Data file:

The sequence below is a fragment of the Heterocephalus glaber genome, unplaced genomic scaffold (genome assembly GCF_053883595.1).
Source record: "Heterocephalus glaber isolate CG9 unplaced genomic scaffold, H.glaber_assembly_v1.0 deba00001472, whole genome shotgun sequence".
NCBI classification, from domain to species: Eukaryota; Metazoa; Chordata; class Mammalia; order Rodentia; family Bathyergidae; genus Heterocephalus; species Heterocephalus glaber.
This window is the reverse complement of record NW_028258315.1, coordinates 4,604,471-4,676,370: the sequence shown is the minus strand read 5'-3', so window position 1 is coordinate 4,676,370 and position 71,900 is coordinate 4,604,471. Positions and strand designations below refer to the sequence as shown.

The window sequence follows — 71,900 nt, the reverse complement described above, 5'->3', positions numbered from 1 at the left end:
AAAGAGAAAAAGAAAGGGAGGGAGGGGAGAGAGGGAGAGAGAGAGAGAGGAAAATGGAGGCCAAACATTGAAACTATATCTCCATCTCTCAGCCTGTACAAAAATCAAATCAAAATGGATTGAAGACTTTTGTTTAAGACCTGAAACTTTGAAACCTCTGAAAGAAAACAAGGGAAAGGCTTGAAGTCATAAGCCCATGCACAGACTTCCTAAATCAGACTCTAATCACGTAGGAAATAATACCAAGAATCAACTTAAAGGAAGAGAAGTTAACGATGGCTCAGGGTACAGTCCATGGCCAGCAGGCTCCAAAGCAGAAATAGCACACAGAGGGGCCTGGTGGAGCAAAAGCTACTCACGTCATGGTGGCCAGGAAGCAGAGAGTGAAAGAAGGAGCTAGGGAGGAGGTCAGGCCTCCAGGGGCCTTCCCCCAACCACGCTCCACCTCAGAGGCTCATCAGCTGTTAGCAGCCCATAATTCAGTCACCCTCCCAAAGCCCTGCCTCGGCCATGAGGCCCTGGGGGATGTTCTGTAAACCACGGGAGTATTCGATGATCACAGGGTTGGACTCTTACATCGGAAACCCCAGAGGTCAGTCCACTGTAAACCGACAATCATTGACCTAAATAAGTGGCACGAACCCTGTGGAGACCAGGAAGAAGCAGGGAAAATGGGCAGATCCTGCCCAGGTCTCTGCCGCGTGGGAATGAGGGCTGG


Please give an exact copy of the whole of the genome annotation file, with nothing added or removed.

The sequence below is a fragment of the Heterocephalus glaber genome, unplaced genomic scaffold (genome assembly GCF_053883595.1).
Source record: "Heterocephalus glaber isolate CG9 unplaced genomic scaffold, H.glaber_assembly_v1.0 deba00001472, whole genome shotgun sequence".
NCBI classification, from domain to species: Eukaryota; Metazoa; Chordata; class Mammalia; order Rodentia; family Bathyergidae; genus Heterocephalus; species Heterocephalus glaber.
This window is the reverse complement of record NW_028258315.1, coordinates 4,604,471-4,676,370: the sequence shown is the minus strand read 5'-3', so window position 1 is coordinate 4,676,370 and position 71,900 is coordinate 4,604,471. Positions and strand designations below refer to the sequence as shown.

The window sequence follows — 71,900 nt, the reverse complement described above, 5'->3', positions numbered from 1 at the left end:
AAAGAGAAAAAGAAAGGGAGGGAGGGGAGAGAGGGAGAGAGAGAGAGAGGAAAATGGAGGCCAAACATTGAAACTATATCTCCATCTCTCAGCCTGTACAAAAATCAAATCAAAATGGATTGAAGACTTTTGTTTAAGACCTGAAACTTTGAAACCTCTGAAAGAAAACAAGGGAAAGGCTTGAAGTCATAAGCCCATGCACAGACTTCCTAAATCAGACTCTAATCACGTAGGAAATAATACCAAGAATCAACTTAAAGGAAGAGAAGTTAACGATGGCTCAGGGTACAGTCCATGGCCAGCAGGCTCCAAAGCAGAAATAGCACACAGAGGGGCCTGGTGGAGCAAAAGCTACTCACGTCATGGTGGCCAGGAAGCAGAGAGTGAAAGAAGGAGCTAGGGAGGAGGTCAGGCCTCCAGGGGCCTTCCCCCAACCACGCTCCACCTCAGAGGCTCATCAGCTGTTAGCAGCCCATAATTCAGTCACCCTCCCAAAGCCCTGCCTCGGCCATGAGGCCCTGGGGGATGTTCTGTAAACCACGGGAGTATTCGATGATCACAGGGTTGGACTCTTACATCGGAAACCCCAGAGGTCAGTCCACTGTAAACCGACAATCATTGACCTAAATAAGTGGCACGAACCCTGTGGAGACCAGGAAGAAGCAGGGAAAATGGGCAGATCCTGCCCAGGTCTCTGCCGCGTGGGAATGAGGGCTGG